Tuesday, January 6, 2015

Gorbachev: How to Avoid a New Cold War

Mikhail Gorbachev, who by the way allowed the collapse of the Soviet Union, without massive bloodhsed, writes in a new paper:
The Cold War’s end was supposed to mark the beginning of a path toward a new Europe and a safer world order. But, instead of building new European security institutions and pursuing the demilitarization of Europe – as promised in NATO’s London Declaration of 1990 – the West, particularly the United States, declared victory. Euphoria and triumphalism went to Western leaders’ heads. Taking advantage of Russia’s weaknesses and the lack of a counterweight, they refused to heed warnings against claiming a monopoly on global leadership.

The events of the past few months are the consequences of shortsightedly seeking to impose one’s will while ignoring the interests of one’s partners. A shortlist of such faits accomplis would include NATO enlargement, the war in Yugoslavia (particularly Kosovo), missile-defense plans, Iraq, Libya, and Syria. As a result, what was a blister has now turned into a festering wound...

Fortunately, the experience of the 1980s suggests a way forward. The international situation at the time was no less dangerous than it is today. Yet we succeeded in ameliorating it – not just normalizing relations but ending the Cold War confrontation itself. This was achieved primarily through dialogue. But the key to dialogue is political will and setting the right priorities.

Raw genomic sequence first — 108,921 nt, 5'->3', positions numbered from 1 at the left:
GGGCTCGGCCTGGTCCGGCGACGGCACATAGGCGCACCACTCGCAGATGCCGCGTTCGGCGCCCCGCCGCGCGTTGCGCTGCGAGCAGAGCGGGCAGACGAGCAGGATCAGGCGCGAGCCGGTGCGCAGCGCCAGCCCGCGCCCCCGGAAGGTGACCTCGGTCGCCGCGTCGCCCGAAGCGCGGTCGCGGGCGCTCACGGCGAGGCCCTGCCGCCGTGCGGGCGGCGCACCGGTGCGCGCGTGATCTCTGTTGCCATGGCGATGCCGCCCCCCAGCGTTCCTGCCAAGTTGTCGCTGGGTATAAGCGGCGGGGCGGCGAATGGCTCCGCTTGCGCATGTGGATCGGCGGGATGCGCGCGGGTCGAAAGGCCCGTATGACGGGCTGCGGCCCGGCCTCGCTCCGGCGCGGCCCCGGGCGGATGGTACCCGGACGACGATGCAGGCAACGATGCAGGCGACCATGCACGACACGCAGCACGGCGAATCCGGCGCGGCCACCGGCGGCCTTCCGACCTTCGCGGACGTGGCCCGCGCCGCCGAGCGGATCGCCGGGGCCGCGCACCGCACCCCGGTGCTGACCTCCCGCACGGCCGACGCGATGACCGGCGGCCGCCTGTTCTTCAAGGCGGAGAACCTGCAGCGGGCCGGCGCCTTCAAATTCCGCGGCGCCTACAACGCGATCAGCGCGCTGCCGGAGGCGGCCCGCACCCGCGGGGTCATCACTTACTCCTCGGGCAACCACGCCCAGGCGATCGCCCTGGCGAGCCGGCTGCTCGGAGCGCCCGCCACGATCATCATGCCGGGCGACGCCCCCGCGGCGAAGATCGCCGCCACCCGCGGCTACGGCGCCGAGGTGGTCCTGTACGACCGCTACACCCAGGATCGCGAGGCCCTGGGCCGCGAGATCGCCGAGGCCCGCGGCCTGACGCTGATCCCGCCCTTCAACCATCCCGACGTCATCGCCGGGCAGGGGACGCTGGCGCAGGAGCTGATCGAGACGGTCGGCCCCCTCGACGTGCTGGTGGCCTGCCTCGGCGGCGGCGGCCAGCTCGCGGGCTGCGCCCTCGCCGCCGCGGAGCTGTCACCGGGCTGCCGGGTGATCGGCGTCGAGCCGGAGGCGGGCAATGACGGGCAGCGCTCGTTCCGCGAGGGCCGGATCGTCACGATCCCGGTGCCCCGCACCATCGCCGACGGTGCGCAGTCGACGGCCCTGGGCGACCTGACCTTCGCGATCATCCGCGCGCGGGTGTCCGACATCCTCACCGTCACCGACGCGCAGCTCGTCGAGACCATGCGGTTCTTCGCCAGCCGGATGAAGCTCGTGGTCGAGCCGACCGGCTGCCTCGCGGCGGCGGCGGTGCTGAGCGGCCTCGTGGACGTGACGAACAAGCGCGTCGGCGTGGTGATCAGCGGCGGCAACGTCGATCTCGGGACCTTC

Today, the foremost priority should be dialogue itself: a renewal of the ability to interact, listen to, and hear one another. Promising signs are now emerging, though initial efforts have yielded only modest and fragile results: the Minsk agreement on a ceasefire and military disengagement in Ukraine; the trilateral gas agreement concluded by Russia, Ukraine, and the European Union; and a halt to the escalation of mutual sanctions.

We must continue to move from polemics and mutual accusations to a search for points of convergence and a gradual lifting of sanctions, which are damaging to both sides.

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